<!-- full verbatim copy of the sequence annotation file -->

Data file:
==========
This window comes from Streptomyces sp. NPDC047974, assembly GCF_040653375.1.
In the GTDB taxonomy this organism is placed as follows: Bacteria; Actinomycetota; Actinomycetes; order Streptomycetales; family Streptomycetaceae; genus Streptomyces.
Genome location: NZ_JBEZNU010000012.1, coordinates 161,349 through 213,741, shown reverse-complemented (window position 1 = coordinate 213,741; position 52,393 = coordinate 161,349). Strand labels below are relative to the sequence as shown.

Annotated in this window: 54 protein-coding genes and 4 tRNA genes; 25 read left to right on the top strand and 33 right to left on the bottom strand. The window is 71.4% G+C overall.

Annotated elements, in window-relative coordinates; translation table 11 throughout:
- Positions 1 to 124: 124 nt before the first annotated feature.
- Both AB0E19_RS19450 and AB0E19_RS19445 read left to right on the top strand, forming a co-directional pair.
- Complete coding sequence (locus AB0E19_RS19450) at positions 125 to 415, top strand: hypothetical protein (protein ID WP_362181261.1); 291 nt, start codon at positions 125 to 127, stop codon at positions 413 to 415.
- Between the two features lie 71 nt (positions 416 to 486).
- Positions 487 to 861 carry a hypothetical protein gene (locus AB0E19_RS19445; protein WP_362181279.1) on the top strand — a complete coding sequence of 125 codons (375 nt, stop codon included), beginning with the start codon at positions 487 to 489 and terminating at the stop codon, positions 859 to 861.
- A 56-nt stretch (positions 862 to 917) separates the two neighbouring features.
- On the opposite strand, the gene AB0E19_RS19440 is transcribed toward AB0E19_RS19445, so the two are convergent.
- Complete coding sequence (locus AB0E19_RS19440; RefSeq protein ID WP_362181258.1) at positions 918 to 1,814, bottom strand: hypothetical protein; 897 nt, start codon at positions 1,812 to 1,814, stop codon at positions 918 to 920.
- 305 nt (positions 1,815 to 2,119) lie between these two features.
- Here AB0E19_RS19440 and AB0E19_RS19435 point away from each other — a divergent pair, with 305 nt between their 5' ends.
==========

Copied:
This window comes from Streptomyces sp. NPDC047974, assembly GCF_040653375.1.
In the GTDB taxonomy this organism is placed as follows: Bacteria; Actinomycetota; Actinomycetes; order Streptomycetales; family Streptomycetaceae; genus Streptomyces.
Genome location: NZ_JBEZNU010000012.1, coordinates 161,349 through 213,741, shown reverse-complemented (window position 1 = coordinate 213,741; position 52,393 = coordinate 161,349). Strand labels below are relative to the sequence as shown.

Annotated in this window: 54 protein-coding genes and 4 tRNA genes; 25 read left to right on the top strand and 33 right to left on the bottom strand. The window is 71.4% G+C overall.

Annotated elements, in window-relative coordinates; translation table 11 throughout:
- Positions 1 to 124: 124 nt before the first annotated feature.
- Both AB0E19_RS19450 and AB0E19_RS19445 read left to right on the top strand, forming a co-directional pair.
- Complete coding sequence (locus AB0E19_RS19450) at positions 125 to 415, top strand: hypothetical protein (protein ID WP_362181261.1); 291 nt, start codon at positions 125 to 127, stop codon at positions 413 to 415.
- Between the two features lie 71 nt (positions 416 to 486).
- Positions 487 to 861 carry a hypothetical protein gene (locus AB0E19_RS19445; protein WP_362181279.1) on the top strand — a complete coding sequence of 125 codons (375 nt, stop codon included), beginning with the start codon at positions 487 to 489 and terminating at the stop codon, positions 859 to 861.
- A 56-nt stretch (positions 862 to 917) separates the two neighbouring features.
- On the opposite strand, the gene AB0E19_RS19440 is transcribed toward AB0E19_RS19445, so the two are convergent.
- Complete coding sequence (locus AB0E19_RS19440; RefSeq protein ID WP_362181258.1) at positions 918 to 1,814, bottom strand: hypothetical protein; 897 nt, start codon at positions 1,812 to 1,814, stop codon at positions 918 to 920.
- 305 nt (positions 1,815 to 2,119) lie between these two features.
- Here AB0E19_RS19440 and AB0E19_RS19435 point away from each other — a divergent pair, with 305 nt between their 5' ends.